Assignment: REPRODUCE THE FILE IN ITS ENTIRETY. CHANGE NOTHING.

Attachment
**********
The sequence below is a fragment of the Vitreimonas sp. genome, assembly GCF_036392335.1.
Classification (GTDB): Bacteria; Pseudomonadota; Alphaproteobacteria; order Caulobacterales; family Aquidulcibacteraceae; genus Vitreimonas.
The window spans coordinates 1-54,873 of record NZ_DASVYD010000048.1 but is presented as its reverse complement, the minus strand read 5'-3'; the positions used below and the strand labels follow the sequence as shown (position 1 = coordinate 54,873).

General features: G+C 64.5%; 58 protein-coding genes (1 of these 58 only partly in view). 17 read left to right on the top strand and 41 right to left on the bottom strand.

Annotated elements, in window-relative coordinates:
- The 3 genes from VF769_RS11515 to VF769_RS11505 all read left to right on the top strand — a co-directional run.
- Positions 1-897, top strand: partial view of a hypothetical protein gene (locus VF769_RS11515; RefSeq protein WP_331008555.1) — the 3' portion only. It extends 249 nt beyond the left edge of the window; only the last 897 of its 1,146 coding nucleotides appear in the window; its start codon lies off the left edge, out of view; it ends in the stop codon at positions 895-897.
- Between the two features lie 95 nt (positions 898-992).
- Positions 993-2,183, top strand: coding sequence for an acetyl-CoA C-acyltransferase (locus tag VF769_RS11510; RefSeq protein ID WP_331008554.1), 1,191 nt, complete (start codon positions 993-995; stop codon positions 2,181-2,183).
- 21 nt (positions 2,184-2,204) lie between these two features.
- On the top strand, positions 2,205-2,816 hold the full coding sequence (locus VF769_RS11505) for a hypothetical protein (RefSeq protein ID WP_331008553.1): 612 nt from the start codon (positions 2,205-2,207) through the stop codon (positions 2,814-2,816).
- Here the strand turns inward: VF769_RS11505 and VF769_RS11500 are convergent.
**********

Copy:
The sequence below is a fragment of the Vitreimonas sp. genome, assembly GCF_036392335.1.
Classification (GTDB): Bacteria; Pseudomonadota; Alphaproteobacteria; order Caulobacterales; family Aquidulcibacteraceae; genus Vitreimonas.
The window spans coordinates 1-54,873 of record NZ_DASVYD010000048.1 but is presented as its reverse complement, the minus strand read 5'-3'; the positions used below and the strand labels follow the sequence as shown (position 1 = coordinate 54,873).

General features: G+C 64.5%; 58 protein-coding genes (1 of these 58 only partly in view). 17 read left to right on the top strand and 41 right to left on the bottom strand.

Annotated elements, in window-relative coordinates:
- The 3 genes from VF769_RS11515 to VF769_RS11505 all read left to right on the top strand — a co-directional run.
- Positions 1-897, top strand: partial view of a hypothetical protein gene (locus VF769_RS11515; RefSeq protein WP_331008555.1) — the 3' portion only. It extends 249 nt beyond the left edge of the window; only the last 897 of its 1,146 coding nucleotides appear in the window; its start codon lies off the left edge, out of view; it ends in the stop codon at positions 895-897.
- Between the two features lie 95 nt (positions 898-992).
- Positions 993-2,183, top strand: coding sequence for an acetyl-CoA C-acyltransferase (locus tag VF769_RS11510; RefSeq protein ID WP_331008554.1), 1,191 nt, complete (start codon positions 993-995; stop codon positions 2,181-2,183).
- 21 nt (positions 2,184-2,204) lie between these two features.
- On the top strand, positions 2,205-2,816 hold the full coding sequence (locus VF769_RS11505) for a hypothetical protein (RefSeq protein ID WP_331008553.1): 612 nt from the start codon (positions 2,205-2,207) through the stop codon (positions 2,814-2,816).
- Here the strand turns inward: VF769_RS11505 and VF769_RS11500 are convergent.